The Aswan high dam was built between 1960 and 1972. It has two primary functions: to control the level of the river Nile, and to generate electricity.

Only 4% of the land in Egypt is cultivated; essentially that is the narrow strip alongside the Nile. Every year this land was flooded, together with almost every one of Egypt's towns and cities (there are no significant towns or cities apart from those either beside the Nile or beside the sea).

Since the building of the dam, this flooding no longer takes place. In the distant past the floods were essential to life as they provided silt and irrigation; modern methods can substitute these features so that stable year-round farming is possible, and the cities no longer flood as they did every year.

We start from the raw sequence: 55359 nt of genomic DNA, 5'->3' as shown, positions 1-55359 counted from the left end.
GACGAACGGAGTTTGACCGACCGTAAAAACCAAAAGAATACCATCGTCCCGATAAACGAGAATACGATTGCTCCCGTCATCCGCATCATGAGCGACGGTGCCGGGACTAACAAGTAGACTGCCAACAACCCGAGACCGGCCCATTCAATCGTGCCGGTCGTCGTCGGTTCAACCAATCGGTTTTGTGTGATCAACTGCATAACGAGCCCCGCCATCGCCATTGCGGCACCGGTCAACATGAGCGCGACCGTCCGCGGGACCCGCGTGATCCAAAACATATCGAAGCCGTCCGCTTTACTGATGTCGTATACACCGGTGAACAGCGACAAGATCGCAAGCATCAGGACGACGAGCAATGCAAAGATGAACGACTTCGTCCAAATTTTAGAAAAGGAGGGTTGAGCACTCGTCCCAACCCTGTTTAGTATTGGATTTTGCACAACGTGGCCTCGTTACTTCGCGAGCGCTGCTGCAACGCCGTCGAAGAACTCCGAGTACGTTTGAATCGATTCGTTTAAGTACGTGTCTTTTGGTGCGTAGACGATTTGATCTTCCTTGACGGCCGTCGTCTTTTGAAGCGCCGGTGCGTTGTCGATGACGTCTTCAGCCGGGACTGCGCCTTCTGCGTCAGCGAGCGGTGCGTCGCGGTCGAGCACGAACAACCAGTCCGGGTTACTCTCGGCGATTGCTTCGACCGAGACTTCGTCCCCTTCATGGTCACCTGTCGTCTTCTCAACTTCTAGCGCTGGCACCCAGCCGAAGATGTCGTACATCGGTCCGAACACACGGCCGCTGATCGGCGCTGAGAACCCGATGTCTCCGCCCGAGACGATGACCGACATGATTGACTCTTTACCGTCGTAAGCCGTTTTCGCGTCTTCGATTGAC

The dam provides 70% of the nation's electricity, and even enables Egypt to export electricity to its neighbours.

The disadvantages were that Lake Nasser displaced almost the entire Nubian race from their lands, and that a number of ancient temples had to be rescued from the rising waters.

Nasser was the first Egyptian ruler since the Pharoahs (after invasion by the Greeks, the Romans, the Turks, the French, and the English). The ancient rulers built pyramids to be lasting monuments; the High Dam could be considered as Nasser's pyramid.